and a new witness
for it is confession and faith to believe with our hearts and be justified to confess with our mouths and be saved it is confession and faith that leads us into new journeys of wholeness and redemption it is confession and faith that teach us about a peace a spirit a principle within a mission it is confession and faith that enables us to ask the important question what's so gosh awful special about this mountain, anyway
we have to remember again and again Jesus' own struggle against the temptations of success and control if we look at the gospel again we see that he could have chosen a much more "successful" path Jesus could have presented himself as the ultimate success story, the epitome of the model of triumph he could have been a flashy leader relying on miracles to prove his authority turning a few stones here into bread, a jug or two of water over there into wine Jesus could have opted to appear to be totally in control throwing himself dramatically off the temple tower and daring God to save him but this was not the path he chose Jesus did not come to us as a miracle worker or magician he was utterly human and wonderfully divine he knew well the struggle of living—it's rough edges and challenges as well as its happiness and joy and he consciously chose not to play king of the mountain in his ministry he chose to be prophet of the valleys one who walked and ate and lodged with those who had been kicked to the base of the hill the ones who the rest of society despised the mountain he chose to climb was a hill called Golgotha where he died the death of a common criminal, not a king or queen
V. brothers and sisters, God does not expect us to always be on top of our lives or the situation even though we often expect ourselves to be let’s live more fully into our humanness—it’s moments of the sublime, it’s times of despair celebrating the living we do in the meantime Jesus is with us wherever we are on life's mountains and perhaps he seems most near when we lose our footing and wind up with bruises and scrapes from a fall O yes, God knows our pain and comes to bind the wounds and to lift us up by God's own tender and passionate grace all we have to do...all we have to do: is accept this gift offered in love offered not by the king of the mountain, but the ruler of creation and beyond thanks be to God!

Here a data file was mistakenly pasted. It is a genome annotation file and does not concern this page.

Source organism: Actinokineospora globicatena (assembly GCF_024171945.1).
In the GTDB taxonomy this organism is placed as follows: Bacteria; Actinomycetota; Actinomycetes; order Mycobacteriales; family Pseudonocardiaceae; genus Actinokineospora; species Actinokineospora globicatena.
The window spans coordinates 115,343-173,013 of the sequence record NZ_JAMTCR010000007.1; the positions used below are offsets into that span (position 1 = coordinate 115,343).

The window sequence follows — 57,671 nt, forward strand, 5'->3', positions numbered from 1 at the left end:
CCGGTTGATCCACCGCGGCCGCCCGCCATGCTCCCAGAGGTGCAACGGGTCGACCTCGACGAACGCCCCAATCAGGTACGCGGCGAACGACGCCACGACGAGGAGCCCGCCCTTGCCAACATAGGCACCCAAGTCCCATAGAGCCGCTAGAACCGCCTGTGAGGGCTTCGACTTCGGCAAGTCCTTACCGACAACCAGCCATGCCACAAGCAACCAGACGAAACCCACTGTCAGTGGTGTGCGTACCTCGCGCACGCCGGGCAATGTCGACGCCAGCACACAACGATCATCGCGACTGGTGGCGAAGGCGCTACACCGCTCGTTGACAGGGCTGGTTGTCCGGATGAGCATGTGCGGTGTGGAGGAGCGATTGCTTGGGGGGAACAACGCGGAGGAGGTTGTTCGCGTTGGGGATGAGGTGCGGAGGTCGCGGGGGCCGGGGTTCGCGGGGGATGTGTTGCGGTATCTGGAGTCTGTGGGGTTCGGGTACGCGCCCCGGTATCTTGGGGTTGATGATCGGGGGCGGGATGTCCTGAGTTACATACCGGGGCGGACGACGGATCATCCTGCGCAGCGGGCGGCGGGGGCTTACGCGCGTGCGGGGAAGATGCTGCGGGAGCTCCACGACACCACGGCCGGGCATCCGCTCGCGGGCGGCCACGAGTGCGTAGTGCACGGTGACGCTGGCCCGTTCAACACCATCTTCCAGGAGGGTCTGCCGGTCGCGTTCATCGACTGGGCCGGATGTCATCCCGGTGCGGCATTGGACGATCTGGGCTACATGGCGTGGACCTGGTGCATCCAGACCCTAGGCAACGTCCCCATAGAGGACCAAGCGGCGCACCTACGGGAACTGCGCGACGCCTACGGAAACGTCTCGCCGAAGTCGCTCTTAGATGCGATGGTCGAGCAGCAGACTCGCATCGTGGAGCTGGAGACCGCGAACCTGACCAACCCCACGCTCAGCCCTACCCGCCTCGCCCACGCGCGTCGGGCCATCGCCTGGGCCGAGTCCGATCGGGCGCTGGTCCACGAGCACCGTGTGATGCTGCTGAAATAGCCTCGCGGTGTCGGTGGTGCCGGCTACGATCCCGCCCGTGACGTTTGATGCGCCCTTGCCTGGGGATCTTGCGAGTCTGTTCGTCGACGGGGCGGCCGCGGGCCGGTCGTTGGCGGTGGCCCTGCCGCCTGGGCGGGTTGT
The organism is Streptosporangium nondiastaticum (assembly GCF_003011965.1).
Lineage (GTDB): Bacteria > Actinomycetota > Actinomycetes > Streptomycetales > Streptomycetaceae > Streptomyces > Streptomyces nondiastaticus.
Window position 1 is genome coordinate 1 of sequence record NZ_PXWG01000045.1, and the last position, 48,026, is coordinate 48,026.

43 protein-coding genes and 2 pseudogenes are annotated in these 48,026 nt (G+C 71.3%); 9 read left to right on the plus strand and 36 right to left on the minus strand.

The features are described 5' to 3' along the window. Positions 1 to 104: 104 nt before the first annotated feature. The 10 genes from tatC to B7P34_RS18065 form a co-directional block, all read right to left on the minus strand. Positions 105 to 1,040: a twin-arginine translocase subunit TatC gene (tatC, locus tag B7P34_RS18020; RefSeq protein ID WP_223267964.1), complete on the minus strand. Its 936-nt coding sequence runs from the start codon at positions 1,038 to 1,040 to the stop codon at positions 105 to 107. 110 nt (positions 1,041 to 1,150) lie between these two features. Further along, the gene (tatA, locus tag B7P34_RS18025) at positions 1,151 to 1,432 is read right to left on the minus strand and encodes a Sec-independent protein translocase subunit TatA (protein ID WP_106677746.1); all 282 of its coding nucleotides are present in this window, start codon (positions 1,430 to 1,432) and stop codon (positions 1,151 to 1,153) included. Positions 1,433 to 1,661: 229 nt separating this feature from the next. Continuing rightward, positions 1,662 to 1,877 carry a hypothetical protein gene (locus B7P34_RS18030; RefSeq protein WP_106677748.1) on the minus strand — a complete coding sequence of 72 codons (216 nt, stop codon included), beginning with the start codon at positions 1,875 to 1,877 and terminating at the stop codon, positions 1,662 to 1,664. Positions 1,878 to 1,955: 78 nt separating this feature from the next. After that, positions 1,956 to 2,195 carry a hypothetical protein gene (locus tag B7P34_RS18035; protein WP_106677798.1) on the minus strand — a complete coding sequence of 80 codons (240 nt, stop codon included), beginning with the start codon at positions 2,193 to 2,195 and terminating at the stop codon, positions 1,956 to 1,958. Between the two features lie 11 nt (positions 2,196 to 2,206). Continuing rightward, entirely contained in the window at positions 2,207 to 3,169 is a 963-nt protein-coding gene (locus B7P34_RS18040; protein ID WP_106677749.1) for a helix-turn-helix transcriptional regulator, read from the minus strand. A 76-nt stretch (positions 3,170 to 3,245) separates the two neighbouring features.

Sermon transcript for August 3, 2014
Feeding the Multitude
Matthew 14: 13-21
Belmont UMC—August 3, 2014
Ken Edwards, preaching
When Jesus instructed the disciples to feed the crowd of people, the disciples must have felt overwhelmed. Matthew writes that there were 5000 men, plus women and children and we like to count the women and children, too. So the crowd could have been as many as 10,000 people or more. The town in which I was raised had a sign that read, Welcome to Springfield, population 10,000, so I always try to imagine that they were trying to feed my entire home town with five loaves of bread and two fish.
The disciples’ respond to Jesus, “We have nothing. . .” (v. 17a) They wanted to send the people away. No wonder!
I served two small churches when I graduated from seminary. One was a small church and the other a very small church, and though the small church was active and vital it didn’t have much in the way of money. My salary was supplemented by the Conference and my full-time salary the first year was $10,500.
One of the first persons I met was the treasurer, Raymond, who lived next door to the church in a neat, small ranch house. He told me that he had been very close to the previous pastor and when he left he vowed not to get close to another one. He seemed distant and a little crusty at first. Over the next few months he warmed up to me and my wife. My grandfather had died right before I graduated and this man became a surrogate grandfather to me. We would stay up until 1 AM working in his shop, refinishing furniture and telling stories.
I had asked him for a copy of the budget when I first arrived and he said, “We don’t have one; we just pay the bills when they come in. And you need to watch your spending because we don’t have enough money to pay them all.” I had made a case for having a budget but he was unyielding. After a few months I realized what Raymond was doing to balance the budget. He never put any money in the offering plate when it was passed in church. He would wait until he paying bills and he would make up the shortfall by writing a check to the church. His wife confirmed this but Raymond denied it. He was a generous man, even if he was a bit of a liar.